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South by Southwest Summary

March 21st, 2010 · 1 Comment

Texas may be my home, but from 2007 to 2009 I lived in Chicago. During those two years I became active in the Venture world and gained a boat load of friends and mentors in the process. Maybe that’s why I love South by Southwest so much, for one week a year all of my friends come visit me in Texas. I saw a lot of cool things at South by Southwest and made a lot of new friends in the process. I have a few of the key themes listed out below:

Social Media has become institutionalized

Now that everyone has a Facebook account and Twitter has become the communication tool of choice by businesses, companies and regulators are learning to deal with a social media enabled world. After watching the FTC talk about the need for twitter compliance I met Tom Chernaik from CMP.LY, a nifty new startup that focuses on making sure that communications are compliant with impending government regulations. Tools like this are the perfect ingredients for the emerging Social CRM space, which players like Jive, Exact Target, Sprinklr, Spredfast, and Networked Insights are scrambling to own. These new platforms allow companies to act on data provided by ShareThis, Bit.ly, Radian 6, The Next Big Sound, and other measurement platforms.

One by one, companies are switching to these new platforms for customer measurement and engagement. It won’t happen overnight, but expect to see incumbents like National Product Diary de-emphasized.

Location Services are mainstream

Location based services were a novelty last year, they became absolutely essential this year. Rather than rely on texting friends to find the right parties to attend, I just looked at foursquare to determine where I had the most friends at a given moment in time.

Don’t let the hype fool you. Foursquare owns the location market. Gowalla posted a respectable second at SXSW this year, but that’s because Gowalla is based in Austin. When I go to San Francisco, New York, or Chicago, saying ‘Gowalla’ elicits a bunch of blank stares.  This chart tells the tale.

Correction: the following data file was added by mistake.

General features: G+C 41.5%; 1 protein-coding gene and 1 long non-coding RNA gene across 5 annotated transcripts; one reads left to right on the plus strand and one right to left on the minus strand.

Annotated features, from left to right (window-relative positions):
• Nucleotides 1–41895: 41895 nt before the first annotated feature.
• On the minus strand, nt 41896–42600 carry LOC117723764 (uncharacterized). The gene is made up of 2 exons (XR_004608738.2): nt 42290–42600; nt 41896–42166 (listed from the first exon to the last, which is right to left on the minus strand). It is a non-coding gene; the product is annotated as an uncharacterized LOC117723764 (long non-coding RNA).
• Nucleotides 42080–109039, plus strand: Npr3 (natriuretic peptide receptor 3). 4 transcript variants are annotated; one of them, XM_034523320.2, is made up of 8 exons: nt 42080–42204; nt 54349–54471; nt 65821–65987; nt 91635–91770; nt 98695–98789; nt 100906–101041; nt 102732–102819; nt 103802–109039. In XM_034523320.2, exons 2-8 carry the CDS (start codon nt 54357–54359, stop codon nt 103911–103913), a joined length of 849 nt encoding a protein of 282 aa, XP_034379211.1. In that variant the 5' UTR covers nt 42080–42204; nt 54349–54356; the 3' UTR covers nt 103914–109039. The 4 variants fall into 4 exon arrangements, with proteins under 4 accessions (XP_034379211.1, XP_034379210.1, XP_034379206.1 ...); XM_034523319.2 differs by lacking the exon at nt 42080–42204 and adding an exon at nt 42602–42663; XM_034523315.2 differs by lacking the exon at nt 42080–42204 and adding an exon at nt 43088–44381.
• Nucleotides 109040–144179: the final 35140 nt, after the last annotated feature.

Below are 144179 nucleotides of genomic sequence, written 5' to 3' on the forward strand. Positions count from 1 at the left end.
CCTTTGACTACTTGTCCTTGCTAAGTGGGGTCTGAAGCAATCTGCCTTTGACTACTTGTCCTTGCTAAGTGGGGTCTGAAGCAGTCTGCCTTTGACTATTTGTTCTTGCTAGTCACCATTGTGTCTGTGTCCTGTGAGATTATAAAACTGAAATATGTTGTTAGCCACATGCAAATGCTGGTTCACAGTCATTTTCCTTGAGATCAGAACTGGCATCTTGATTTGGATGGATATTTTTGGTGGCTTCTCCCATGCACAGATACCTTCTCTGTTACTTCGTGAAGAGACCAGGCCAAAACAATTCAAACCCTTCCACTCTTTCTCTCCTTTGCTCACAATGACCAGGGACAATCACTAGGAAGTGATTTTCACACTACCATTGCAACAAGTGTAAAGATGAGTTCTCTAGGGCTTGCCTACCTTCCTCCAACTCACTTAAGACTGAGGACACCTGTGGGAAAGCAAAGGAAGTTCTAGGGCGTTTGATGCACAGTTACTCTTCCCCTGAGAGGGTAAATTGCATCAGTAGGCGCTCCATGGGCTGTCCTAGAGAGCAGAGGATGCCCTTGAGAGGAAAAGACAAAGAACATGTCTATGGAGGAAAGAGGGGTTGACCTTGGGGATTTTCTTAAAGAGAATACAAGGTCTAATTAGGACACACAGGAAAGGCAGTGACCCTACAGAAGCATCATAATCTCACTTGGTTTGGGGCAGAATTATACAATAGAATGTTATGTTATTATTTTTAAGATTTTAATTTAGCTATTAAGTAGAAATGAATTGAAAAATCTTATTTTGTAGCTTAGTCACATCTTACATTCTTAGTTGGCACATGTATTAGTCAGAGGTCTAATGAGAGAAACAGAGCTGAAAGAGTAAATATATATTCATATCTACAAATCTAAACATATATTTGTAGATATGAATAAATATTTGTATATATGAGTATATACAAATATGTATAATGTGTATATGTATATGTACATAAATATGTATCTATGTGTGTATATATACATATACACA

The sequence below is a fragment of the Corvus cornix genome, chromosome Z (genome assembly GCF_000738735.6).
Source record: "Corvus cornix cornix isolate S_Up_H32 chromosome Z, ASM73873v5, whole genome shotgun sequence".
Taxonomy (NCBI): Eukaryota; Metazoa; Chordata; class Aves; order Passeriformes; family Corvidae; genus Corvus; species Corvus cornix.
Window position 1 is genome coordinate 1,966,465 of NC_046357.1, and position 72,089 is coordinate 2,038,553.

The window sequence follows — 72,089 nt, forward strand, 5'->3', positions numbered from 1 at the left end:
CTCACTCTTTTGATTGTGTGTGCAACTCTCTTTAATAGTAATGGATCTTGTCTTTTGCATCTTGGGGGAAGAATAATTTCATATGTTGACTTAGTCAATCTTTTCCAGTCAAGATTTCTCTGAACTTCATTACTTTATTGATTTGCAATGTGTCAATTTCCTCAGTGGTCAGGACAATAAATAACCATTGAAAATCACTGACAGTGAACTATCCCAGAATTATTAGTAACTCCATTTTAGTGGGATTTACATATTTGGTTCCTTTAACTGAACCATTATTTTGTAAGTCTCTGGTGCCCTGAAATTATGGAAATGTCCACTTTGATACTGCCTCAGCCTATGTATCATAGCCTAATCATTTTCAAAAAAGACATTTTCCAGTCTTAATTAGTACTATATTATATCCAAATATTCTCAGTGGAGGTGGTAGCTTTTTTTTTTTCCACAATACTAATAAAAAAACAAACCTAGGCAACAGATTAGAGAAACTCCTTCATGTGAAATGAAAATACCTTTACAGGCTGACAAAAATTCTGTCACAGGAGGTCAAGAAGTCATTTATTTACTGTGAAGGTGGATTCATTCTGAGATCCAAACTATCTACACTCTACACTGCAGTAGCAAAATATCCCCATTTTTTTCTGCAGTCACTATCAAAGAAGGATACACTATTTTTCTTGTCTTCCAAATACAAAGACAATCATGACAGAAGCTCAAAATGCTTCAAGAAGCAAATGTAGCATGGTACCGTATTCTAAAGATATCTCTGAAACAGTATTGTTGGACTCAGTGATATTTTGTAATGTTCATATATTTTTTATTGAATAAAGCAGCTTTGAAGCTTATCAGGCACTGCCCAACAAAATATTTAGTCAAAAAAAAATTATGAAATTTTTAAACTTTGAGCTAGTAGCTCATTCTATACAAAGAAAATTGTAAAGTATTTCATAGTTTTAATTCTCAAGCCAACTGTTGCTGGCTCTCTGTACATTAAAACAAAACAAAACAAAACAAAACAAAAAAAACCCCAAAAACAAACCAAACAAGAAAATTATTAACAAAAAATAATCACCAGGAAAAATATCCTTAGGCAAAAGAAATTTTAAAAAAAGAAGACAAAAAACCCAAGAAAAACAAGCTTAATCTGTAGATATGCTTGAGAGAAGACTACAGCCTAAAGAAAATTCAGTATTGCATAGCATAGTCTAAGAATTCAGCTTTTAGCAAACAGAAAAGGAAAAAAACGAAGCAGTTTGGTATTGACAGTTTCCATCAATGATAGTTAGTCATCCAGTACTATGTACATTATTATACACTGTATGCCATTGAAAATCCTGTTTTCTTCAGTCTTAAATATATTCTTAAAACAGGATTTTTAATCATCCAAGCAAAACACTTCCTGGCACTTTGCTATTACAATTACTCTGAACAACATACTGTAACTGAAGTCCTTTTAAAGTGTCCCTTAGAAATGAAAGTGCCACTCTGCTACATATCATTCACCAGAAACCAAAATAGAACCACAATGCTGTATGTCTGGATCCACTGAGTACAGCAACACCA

I completely expected Yelp’s inclusion of check-ins to dominate foursquare at SXSW, but it didn’t. Perhaps that’s because it’s very hard for a brand to dominate more than one attribute within a frame of reference. Yelp is known to consumers as a great review site, while foursquare already owns location. Facebook will see a similar challenge if it tries to step on that turf. For a great discussion of ‘Frames of Reference’ read the works of Derek Rucker.

Where were the 2D bar codes?

Prior to SXSW several companies spent a lot of effort trying to get 2D barcodes everywhere. QR codes were placed on every SXSW badge, to the confusion of attendees. Google peppered local business with decals to stick on their doors with 2D links to their place pages. For a host of usability, awareness, and other reasons no one used any of these codes. It’s a bit sad, but points to how hard the consumer market is to understand.

Closing Thoughts

South by Southwest continues to be THE destination for Social Media folks to gather, talk about ideas, and do business. It’s the perfect complement to what CES does for hardware. I can’t imagine not attending.

Tags: Venture Capital

1 response so far ↓

  • 1 Deirdre Walsh // Mar 26, 2010 at 4:55 pm

    Aziz – this is a great wrap-up, especially the social media has become institutionalize section. On a personal level, I also enjoyed a lot of the sessions on convergence. Will we end up with one super device or continue to silo? Do I really want the UT football game integrated with my Twitter feed on TV? Will there be an iPad nano?

    Hope you are doing well.

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